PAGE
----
It was close to 3 AM when I brought Hank O’Hare into Wilma’s. I didn’t need to help him find the door this time. Ever since he got his new eyeglasses from the Optometrist Hank had been like a kid in a Candy Shop. In fact, he told me that he had stopped into a Candy Shop just to enjoy the view. He could see the shapes and colors clearly for the first time since he’d lost his real specs and started buying replacements at the Dollar Store.

Read more…

Fiction Saturday Encore – The Henway Chronicles – Part Five

Fiction Saturday Encore

The Henway Chronicles – Continued – Part Five

 

 I hate listening to people bickering, especially if I’m not one of the bickerers or the bickeree. With Lech Ontario and Daisy Cutter, his moll, bickering was as pointless as a truckload of watermelons. Finally, I couldn’t take it any longer.

“Shut up – both of you. Can’t you wait and do this bickering stuff when you’re at home so I don’t have to listen?” That seemed to work. They both looked at me.

“Awww, shut your pie hole, Henway,” sneered Daisy.

“You dummy,” snapped back Ontario “With Henway it would be ‘shut your German Chocolate Cake hole.’”

“Would not, you Great Ape. The phrase is…”

I reached out and slapped them both just like Moe used to hit Curly and Larry.

Read more…

Fiction Saturday Encore – The Henway Chronicles – Part  Four 

Fiction Saturday Encore

The Henway Chronicles – Continued – Part Four

 

Sitting in that booth I was face to face with Lech Ontario – one of the Greats – if you listened to him and I was going to have to to find out why my old friend and tutor, Hank O’Hare, was looking for him.

“Tell me, Ontario, why is Hank so anxious to find you? Did you stiff him on a debt, did you cheat him at cards, or did you try to steal his woman?”

When I said that the dockside doxie sitting next to him spoke up.

Read more…

Fiction Saturday Encore – The Henway Chronicles – Part Three

Fiction Saturday Encore – The Henway Chronicles – Continued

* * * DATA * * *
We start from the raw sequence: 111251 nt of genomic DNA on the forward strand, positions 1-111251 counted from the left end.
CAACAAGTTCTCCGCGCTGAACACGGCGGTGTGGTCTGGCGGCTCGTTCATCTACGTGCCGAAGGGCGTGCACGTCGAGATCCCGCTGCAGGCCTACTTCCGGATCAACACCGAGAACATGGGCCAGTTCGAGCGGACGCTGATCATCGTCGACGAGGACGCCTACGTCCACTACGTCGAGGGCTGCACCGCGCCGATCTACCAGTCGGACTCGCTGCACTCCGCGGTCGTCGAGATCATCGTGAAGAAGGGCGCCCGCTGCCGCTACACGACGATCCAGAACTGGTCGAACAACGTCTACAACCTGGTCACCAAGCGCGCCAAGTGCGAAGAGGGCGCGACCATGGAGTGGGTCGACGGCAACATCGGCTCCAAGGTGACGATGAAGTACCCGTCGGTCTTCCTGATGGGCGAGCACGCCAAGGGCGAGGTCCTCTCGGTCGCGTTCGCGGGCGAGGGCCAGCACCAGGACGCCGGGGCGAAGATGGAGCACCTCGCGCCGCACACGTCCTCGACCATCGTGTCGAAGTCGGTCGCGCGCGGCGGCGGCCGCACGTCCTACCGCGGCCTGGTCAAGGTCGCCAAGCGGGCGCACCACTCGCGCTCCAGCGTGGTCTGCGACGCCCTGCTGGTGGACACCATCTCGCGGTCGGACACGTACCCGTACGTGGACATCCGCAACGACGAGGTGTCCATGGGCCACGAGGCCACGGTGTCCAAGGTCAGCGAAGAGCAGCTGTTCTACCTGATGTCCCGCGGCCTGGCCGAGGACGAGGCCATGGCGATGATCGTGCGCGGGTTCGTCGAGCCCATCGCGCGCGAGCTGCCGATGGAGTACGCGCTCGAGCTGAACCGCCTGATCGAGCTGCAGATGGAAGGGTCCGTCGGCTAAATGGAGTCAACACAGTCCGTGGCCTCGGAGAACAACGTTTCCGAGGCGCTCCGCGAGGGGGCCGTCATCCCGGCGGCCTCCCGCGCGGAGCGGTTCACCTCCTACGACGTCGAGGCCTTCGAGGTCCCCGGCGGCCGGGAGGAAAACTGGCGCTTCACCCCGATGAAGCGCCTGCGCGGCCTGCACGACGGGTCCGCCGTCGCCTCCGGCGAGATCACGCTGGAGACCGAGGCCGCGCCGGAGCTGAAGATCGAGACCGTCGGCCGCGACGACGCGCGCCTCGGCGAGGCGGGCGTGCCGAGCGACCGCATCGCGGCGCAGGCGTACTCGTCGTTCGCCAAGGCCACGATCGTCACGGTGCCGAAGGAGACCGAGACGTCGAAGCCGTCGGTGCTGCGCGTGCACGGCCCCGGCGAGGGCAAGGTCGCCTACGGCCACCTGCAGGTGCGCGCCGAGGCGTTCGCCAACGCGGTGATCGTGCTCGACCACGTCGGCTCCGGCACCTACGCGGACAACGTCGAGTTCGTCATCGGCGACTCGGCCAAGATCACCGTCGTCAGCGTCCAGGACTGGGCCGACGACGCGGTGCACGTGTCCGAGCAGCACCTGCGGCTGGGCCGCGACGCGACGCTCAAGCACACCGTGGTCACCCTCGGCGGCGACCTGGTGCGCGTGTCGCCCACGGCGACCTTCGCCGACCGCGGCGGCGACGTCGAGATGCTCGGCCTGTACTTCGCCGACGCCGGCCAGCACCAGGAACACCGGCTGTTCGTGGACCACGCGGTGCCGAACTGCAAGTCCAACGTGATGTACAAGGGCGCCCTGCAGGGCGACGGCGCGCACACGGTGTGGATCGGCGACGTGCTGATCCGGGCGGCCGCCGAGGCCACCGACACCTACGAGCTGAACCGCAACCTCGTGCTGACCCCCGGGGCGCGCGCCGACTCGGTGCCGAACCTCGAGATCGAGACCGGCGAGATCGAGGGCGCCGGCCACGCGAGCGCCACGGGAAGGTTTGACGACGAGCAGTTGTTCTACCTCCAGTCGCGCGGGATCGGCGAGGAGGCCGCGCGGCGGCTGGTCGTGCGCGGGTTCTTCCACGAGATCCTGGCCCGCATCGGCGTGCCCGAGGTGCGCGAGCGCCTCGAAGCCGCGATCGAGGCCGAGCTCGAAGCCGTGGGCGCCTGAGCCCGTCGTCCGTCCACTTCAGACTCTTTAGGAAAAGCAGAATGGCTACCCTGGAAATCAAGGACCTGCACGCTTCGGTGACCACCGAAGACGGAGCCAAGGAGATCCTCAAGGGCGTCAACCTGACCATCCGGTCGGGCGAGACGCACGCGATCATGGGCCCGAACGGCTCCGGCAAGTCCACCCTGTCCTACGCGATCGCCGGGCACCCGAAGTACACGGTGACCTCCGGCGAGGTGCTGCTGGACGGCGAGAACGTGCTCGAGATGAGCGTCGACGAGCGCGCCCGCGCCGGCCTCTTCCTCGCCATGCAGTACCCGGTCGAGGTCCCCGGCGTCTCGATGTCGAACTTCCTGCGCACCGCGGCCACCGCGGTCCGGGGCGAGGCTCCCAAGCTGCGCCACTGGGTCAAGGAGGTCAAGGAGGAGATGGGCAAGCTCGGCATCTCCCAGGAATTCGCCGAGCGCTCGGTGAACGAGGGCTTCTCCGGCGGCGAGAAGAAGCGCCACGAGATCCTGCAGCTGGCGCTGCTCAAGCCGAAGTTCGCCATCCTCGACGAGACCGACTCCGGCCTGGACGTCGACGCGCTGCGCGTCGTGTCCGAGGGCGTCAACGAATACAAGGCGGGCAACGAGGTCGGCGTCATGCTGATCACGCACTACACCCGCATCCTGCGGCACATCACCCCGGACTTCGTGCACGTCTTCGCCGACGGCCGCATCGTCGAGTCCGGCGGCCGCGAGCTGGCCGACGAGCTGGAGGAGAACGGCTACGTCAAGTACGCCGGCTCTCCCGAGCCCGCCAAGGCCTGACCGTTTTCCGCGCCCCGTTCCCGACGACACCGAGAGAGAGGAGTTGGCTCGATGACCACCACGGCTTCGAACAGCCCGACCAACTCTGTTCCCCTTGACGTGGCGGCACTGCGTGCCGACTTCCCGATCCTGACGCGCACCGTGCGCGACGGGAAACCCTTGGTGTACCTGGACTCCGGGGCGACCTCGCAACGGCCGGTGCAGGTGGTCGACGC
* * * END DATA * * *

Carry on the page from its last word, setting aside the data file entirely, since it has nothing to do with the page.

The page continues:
Late at night, when the Innocents in The City were asleep in their beds, the Not-So-Innocents were busy about their monkey business. The darkened streets were a hunting ground where the unwary became prey for the waiting shadows. Places of safety were few and far between, but a light shining through the fog promised refuge and maybe a Hot Roast Beef Sandwich, au jus – “just the way you like it.”

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Fiction Saturday Encore – The Henway Chronicles – Part Two 

Fiction Saturday Encore

The Henway Chronicles – Continued…

 

Wilma Van der Sluice served the best German Chocolate Cake this side of the cafeteria at the Mortuary College. When she set down her last slice in front of me both my eyes and mouth began to water.

“New perfume, Wilma?”

  “Yeah, you like it? It’s called ‘Evening in Newark.’” She waved her two too massive braids my way. My glasses began to fog up.

“Nice.” It was all I could say.

“Well, enjoy your cake while your ‘Little Gum Drop’ here takes care of those customers in the booth by the Wurlitzer. I’ll be right back to help you lick the plate.” I knew she meant that. It bothered some customers, but Love is Love.

Read more…

Fiction Saturday Encore – The Henway Chronicles – Part One

Fiction Saturday Encore

The Henway Chronicles

 

The fog was rolling in like a slinky coming down an escalator. I didn’t think it would ever stop. I was just a knife’s throw from the Embarcadero on my way to Wilma’s All-Nite Café for a cup of coffee and maybe a piece of cake.

My name is Henway, I’m a dick, head of the best P.I. outfit in town,

“Henway and ____.”

I’ve been thinking about getting a partner.